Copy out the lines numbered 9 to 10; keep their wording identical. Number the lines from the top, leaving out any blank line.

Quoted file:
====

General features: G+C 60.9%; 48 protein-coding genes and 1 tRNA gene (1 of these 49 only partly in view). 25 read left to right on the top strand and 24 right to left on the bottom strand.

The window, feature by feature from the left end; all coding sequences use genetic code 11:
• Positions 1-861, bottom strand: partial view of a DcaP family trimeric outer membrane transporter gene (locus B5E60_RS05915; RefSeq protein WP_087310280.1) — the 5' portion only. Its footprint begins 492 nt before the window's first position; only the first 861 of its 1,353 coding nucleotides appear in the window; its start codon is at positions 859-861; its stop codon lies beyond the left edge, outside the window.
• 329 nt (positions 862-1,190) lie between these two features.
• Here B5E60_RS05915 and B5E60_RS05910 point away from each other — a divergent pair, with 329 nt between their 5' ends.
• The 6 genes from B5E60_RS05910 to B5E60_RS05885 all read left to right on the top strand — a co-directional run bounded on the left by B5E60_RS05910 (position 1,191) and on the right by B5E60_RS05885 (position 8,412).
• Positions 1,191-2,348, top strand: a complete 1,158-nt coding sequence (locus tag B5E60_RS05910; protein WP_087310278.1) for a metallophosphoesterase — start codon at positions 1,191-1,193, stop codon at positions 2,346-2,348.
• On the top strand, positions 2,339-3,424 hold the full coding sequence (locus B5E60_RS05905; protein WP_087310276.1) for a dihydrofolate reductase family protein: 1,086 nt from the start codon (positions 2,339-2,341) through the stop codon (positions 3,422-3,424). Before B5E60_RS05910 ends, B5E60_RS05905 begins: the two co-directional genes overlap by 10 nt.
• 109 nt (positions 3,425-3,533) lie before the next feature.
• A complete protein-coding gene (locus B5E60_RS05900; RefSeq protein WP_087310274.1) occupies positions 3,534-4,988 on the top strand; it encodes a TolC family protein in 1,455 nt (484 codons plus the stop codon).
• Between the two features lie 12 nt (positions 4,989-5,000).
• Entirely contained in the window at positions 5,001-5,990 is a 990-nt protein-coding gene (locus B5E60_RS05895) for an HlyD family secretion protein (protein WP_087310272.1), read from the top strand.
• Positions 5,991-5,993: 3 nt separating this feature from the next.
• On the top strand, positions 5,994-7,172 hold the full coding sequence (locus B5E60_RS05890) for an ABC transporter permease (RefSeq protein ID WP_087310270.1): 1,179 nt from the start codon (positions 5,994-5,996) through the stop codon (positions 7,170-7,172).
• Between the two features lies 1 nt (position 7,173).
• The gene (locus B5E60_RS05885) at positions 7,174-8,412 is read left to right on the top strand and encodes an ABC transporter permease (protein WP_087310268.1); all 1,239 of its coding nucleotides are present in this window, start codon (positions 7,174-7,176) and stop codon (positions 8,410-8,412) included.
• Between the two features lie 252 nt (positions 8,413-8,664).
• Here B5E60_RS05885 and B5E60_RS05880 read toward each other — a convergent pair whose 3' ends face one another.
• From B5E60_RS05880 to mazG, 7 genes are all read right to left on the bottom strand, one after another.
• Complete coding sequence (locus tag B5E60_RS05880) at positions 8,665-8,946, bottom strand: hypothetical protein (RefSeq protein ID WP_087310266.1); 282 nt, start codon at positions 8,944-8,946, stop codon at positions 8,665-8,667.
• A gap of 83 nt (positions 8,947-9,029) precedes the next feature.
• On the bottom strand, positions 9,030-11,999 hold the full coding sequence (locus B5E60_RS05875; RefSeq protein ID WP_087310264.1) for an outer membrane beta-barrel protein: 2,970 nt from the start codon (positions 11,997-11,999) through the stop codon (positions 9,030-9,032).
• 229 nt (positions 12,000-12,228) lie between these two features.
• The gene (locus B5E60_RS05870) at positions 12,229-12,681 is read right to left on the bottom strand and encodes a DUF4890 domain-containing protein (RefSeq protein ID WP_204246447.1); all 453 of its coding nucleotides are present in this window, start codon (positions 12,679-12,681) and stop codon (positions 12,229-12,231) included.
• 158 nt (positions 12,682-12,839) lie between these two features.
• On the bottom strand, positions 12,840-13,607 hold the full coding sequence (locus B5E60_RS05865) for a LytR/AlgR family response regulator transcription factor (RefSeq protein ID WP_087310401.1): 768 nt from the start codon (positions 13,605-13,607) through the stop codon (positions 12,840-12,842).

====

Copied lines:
• 109 nt (positions 3,425-3,533) lie before the next feature.
• A complete protein-coding gene (locus B5E60_RS05900; RefSeq protein WP_087310274.1) occupies positions 3,534-4,988 on the top strand; it encodes a TolC family protein in 1,455 nt (484 codons plus the stop codon).